Marvel Studios Assembled continues to give us a look behind the scenes into the making of our favorite Marvel Cinematic Universe projects. The latest installment in the documentary series takes us behind the scenes of the recent Disney+ original series Ms. Marvel.
Keeping with the fun, playful energy of the show on which this doc focuses, it opens with a comedic introduction from Iman Vellani and Matt Lintz, who play Kamala Khan and Bruno respectively. While the story of the series is really all about Ms. Marvel, Vellani decides to include Bruno in the title, which then sparks the inclusion of just about everyone else involved in the making of the show. It perfectly mirrors the vibe of the show itself.
This installment of Assembled flows a bit differently from some of the others as it actually gives us title screen for various segments. The first is a “Page to Screen” segment that features some of the creators discussing their process of taking the character and the story from the Marvel Comics and adapting them for the series. It’s a great inclusion for this particular documentary because, while there were obviously some changes for the series, this was one of the MCU projects that stayed mostly true to its source material.
One of the more interesting lines from this documentary comes from supervising producer Jenna Berger, who says “we always said that the show needed to be able to exist without Kamala having superpowers.” She goes on to explain that they wanted to be able to build Kamala’s personal life and get fans invested in the person rather than just the superhero. This is the beauty of the MCU, especially with a series like this, because it adds a layer of humanity to these larger-than-life characters and makes them so much more relatable.
Of course, if you’re looking for a lead actor to make your character relatable, Iman Vellani is the perfect choice. The series star gets a chance to share the stroy of how she learned she was cast in the show, and even then, viewers can see the jo on her face. She is the quintessential Marvel nerd whose dreams came true and that endears her to Marvel fans in a way we’ve never really seen before. This documentary highlights that in a beautiful way, on several different occasions.
One of the big focuses of this doc is also the action sequences. Directors Adil and Bilall have had history with action films, having directed Bad Boys for Life, and they clearly had a good time creating the big, explosive scenes for this series. A lot of the cast gets to briefly share their experiences in filming scenes like the chase through Karachi or the fight in the high school.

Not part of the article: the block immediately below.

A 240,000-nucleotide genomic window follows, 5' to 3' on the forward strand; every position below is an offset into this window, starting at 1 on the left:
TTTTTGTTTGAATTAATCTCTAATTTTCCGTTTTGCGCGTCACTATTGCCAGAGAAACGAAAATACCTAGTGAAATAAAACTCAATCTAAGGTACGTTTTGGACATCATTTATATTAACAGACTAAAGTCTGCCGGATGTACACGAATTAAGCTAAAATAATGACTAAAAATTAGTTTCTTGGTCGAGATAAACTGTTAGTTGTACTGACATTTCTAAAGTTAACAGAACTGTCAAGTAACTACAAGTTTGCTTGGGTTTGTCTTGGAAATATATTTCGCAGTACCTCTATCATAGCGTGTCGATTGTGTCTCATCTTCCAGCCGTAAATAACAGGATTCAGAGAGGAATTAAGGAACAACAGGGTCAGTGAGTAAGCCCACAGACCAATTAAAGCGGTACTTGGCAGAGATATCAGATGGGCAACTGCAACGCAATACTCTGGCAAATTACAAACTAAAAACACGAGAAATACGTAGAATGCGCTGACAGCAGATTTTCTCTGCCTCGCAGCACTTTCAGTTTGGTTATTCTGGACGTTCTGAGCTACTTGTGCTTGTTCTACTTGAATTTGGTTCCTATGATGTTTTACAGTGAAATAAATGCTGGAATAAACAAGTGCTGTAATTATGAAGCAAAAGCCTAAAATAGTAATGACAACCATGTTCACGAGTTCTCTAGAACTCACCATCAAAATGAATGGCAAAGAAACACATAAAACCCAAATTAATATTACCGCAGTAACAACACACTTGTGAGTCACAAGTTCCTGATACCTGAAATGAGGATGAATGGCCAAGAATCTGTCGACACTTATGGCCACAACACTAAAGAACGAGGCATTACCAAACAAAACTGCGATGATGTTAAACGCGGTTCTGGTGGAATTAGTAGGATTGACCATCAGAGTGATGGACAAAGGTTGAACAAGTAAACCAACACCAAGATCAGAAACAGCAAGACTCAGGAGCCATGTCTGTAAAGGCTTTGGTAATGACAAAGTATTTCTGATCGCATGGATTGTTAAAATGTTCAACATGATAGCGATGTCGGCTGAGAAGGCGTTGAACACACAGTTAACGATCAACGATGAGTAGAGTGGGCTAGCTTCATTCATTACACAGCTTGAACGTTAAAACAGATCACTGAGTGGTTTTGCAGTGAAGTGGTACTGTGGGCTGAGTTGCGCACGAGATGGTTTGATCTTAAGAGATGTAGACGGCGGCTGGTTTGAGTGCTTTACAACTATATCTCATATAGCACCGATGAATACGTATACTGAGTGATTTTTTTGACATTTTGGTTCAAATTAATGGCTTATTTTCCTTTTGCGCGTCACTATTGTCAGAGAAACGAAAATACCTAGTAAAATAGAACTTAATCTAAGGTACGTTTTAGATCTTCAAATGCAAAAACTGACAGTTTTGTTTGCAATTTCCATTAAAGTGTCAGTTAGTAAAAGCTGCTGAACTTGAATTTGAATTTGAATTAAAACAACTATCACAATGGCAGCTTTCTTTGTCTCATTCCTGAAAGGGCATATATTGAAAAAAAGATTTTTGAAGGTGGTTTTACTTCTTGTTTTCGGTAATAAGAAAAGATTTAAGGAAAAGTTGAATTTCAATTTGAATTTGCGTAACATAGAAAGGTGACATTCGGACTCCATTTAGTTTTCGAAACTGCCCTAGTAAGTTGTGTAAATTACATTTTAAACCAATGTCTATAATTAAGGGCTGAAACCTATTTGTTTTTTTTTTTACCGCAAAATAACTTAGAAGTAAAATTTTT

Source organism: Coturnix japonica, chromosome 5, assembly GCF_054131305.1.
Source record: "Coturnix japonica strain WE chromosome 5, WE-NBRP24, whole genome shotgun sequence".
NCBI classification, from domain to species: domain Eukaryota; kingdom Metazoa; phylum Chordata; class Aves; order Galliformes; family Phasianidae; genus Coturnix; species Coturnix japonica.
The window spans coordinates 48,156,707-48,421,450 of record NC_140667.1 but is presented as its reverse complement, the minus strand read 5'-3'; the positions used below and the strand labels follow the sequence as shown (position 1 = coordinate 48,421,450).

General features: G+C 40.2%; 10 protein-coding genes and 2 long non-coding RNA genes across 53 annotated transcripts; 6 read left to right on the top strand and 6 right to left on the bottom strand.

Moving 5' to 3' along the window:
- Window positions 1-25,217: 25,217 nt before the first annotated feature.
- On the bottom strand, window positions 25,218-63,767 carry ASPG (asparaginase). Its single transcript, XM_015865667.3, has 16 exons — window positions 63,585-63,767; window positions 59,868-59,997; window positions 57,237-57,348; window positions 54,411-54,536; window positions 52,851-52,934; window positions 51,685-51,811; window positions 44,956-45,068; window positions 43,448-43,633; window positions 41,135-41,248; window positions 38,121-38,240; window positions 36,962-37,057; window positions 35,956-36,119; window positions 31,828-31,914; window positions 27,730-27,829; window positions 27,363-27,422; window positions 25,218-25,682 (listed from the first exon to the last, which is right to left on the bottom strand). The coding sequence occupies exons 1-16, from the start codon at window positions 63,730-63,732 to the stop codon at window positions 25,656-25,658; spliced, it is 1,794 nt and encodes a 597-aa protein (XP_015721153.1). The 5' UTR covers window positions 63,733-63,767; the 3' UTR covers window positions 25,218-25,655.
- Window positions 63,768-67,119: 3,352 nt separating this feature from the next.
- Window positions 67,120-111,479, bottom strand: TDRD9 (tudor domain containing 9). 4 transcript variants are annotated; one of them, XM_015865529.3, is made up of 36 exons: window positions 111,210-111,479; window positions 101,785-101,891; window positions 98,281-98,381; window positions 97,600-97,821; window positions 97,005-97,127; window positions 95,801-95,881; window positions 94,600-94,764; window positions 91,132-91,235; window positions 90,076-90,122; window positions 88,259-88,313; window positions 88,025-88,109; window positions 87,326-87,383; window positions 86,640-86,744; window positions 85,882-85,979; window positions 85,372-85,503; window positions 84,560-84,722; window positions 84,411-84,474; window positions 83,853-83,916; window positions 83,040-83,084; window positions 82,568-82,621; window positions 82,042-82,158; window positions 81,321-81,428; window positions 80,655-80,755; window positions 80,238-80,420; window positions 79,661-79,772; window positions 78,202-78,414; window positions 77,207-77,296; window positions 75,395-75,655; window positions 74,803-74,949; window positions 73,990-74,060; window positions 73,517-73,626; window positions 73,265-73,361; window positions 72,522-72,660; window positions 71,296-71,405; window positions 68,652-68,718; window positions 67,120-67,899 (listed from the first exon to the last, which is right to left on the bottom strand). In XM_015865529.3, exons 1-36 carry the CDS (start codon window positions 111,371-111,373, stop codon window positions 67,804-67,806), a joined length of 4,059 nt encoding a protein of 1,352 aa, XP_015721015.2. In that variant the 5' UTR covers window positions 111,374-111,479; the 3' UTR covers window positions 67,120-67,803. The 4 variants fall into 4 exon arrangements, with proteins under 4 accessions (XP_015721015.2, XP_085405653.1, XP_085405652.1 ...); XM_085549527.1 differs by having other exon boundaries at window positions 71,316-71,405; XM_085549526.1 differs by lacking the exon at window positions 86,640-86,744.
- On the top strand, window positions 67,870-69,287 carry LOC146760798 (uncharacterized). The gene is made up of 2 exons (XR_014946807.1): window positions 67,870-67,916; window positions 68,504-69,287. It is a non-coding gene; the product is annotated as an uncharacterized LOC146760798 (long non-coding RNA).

Of course, in order to create those amazing action sequences, some truly amazing sets need to be built first. Set building is one of the elements the Assembled series tends to highlight a great deal and this one is no different. We get to see the incredible amounts of work that gets put into making these environments come to life and once again see that these projects are not simply always shot in front of a green screen.
Two examples of amazing sets in particular are highlighted in this doc. The first is the lair of the Red Daggers. If you watched the series, you remember that Kamala is led to this secret base through a Chinese restaurant, behind an oven with a sacred door. Well, that was all practical and the actors express how cool it was to actually get to move the oven to get ot his set.
The second incredible set is the one created for AvengerCon. We actually get to see Iman Vellani’s first reaction to seeing the set before she films her scenes on it, and it’s as relatable as you would imagine. Iman is blown away by the realness of the convention brought to life, and it’s very cool for fans to see as well.
One thing other Assembled docs don’t get to feature is dance choreography. It’s not exactly a staple of the MCU, but the cast of this series had to learn a whole dance routine for the wedding episode and we get to the unsuspecting actors, well, do their best. It’s clear the whole cast and crew had a lot of fun shooting this sequence and that energy is infectious.
The biggest topic this documentary probably had to broach was that of the change to Kamala’s powers from the comics. Prior to the release of the series, fans made a lot of noise about the alterations and visual effects supervisor Nordin Rahhali got a chance to explain the decision.
“I think there was a conscious effort to not have her feel like Mr. Fantastic of Elastigirl,” Rahhali says. “And so I saw this as an opportunity. I mean how often do you get to come into the MCU and make up a power from scratch, which is to me the most fun thing that you could possibly do.”
Rahhali makes an excellent point, especially with the recent inclusion and planned future for Mr. Fantastic in the MCU. Her comic powers are also similar to those of Ant-Man and the Wasp in some ways and the crossover may have felt repetitive as well. An original powerset for this character seemed like the right way to go and it worked for the series.
Overall, Marvel Studios Assembled: The Making of Ms. Marvel is another fun entry into the behind-the-scenes series. It may not stand out like the installments focused on Multiverse of Madness or Shang-Chi, but it hits all the notes you want. If nothing else, this documentary is worth a watch just for the constant pure joy on the face of Vellani as she walks us through her journey to becoming a superhero.
You can watch Marvel Studios Assembled: The Making of Ms. Marvel now on Disney+.